2015 will be known as the year Cate Blanchett was up against herself with two equally-brilliant performances. Perhaps we can call it the Todd Haynes Effect, as Julianne Moore in 2002 experienced a similar dilemma with two award-worthy performances, one being in his memorable Far From Heaven, the other her work in The Hours. After wowing us as Mary Mapes last month in Truth, awards season is about to kick into high gear and Carol looks to be the performance of the two from double Academy Award winner Blanchett, which places her in contention for a potential triple.
The 50s-set Drama from Haynes, heavier on the nuance and sparser on the dialogue, centers on two women from different worlds whom fall in love after a chance encounter at a department store where one works. True to Haynes, this offering touches upon once again, the idea of marital strife like in Mildred Pierce and Far From Heaven and again same-sex relations like in the latter.
Carol (Blanchett) is a well-to-do woman on the verge of separation from her career-driven husband Harge (Kyle Chandler). Together they have a daughter named Rindy. Theresse outside her store clerk job, is an aspiring photographer, unsure what direction her life is taking her. She feels trapped somehwat in a relationship with Richard (Jake Lacy), with pressure looming as their relationship is about to reach the next level. Carol and Theresse‘s burgeoning relationship undergoes a great deal of scrutiny and struggle as Harge is unable to reconcile his strained marriage with Carol, demanding full custody of their daughter citing her relations with Theresse as deeming her an unfit mother. Carol and Theresse embark on an escape together over the holidays amidst separation from Rindy, but we learn the love holding them together at once could potentially destroy Carol’s chance at custody of her daughter.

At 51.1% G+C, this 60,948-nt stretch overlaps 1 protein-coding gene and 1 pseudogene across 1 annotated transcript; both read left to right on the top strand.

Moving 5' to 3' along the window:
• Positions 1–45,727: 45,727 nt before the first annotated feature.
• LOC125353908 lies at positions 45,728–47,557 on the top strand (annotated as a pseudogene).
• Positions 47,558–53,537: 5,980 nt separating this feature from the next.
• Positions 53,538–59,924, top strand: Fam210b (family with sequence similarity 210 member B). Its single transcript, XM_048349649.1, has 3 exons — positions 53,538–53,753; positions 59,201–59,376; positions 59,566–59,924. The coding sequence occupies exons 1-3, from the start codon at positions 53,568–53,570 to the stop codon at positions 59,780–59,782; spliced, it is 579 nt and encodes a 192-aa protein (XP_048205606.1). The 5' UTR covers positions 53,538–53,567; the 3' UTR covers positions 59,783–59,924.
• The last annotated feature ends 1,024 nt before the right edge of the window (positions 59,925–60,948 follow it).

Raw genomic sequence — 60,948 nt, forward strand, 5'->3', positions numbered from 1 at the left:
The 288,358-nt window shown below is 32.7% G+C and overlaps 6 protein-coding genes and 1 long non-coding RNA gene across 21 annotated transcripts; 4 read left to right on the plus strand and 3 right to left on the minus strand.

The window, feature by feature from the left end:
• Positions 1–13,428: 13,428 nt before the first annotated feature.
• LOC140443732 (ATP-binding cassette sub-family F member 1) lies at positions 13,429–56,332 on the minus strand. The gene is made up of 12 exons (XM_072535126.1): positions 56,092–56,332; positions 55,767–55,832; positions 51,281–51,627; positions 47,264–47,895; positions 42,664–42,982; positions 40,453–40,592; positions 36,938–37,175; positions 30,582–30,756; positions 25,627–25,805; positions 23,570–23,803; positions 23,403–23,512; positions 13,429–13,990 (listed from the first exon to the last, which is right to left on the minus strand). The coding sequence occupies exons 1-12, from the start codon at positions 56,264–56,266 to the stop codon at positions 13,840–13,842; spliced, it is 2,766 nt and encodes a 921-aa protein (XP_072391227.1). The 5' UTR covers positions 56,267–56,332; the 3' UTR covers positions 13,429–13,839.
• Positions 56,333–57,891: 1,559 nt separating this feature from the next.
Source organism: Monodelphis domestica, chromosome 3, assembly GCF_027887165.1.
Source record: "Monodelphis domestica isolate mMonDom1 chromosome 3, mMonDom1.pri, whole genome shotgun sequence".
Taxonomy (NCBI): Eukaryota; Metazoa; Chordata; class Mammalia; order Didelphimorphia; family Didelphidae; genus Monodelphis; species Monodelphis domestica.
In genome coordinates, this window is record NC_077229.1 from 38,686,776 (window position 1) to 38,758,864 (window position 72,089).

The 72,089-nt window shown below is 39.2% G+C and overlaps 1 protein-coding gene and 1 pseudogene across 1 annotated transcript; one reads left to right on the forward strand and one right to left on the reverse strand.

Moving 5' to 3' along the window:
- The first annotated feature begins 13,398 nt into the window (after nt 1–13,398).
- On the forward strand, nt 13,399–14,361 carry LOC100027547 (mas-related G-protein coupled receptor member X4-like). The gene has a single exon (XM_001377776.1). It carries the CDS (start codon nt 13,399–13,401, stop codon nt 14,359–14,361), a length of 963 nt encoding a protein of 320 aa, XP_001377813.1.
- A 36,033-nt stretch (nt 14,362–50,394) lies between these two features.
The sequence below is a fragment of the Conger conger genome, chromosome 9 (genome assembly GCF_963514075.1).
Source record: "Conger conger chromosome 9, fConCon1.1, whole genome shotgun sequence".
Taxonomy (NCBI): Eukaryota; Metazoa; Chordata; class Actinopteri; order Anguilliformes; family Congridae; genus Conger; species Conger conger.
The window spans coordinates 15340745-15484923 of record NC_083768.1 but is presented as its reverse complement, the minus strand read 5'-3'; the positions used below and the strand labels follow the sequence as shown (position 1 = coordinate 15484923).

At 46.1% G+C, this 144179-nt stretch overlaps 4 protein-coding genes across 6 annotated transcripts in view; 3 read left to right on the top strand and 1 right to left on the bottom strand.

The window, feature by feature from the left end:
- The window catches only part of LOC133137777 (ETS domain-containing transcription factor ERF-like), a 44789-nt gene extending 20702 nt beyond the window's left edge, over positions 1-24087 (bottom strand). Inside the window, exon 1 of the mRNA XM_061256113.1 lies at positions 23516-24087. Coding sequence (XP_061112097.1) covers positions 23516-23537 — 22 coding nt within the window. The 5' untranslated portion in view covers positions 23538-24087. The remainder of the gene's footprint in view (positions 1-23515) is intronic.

Carol is a story told with great eloquence and refines style. As a love story, it understands the ebb and flow of life and its inevitable changes rather than casting blame. Mara delivers yet again another superb performance in a brief career which has shown great selectivity in roles. Despite being one of few words, we witness great depth from Mara and a detailed look into Theresse’s lens and her own struggle to understand who she is and her feelings for Carol. It is impossible not to watch and feel the essence of Natalie Portman at her best when seeing Mara. Blanchett is remarkable, embodying gracefully Carol‘s multiple hats as a woman out of love, in love and a woman willing to do anything for her daughter. Sarah Paulson as Carol’s confidante Abby is grounding and we wish there were more of her. The men of the story admittedlly are at times one-dimensional, romantically-frustrated and chronic complainers when out of no fault of their own, they are involved with women who are emotionally inaccessible to them.
Carol certainly is no fairy tale romance, although really we like that a lot.
eOne Films release CAROL Friday, December 12, 2015.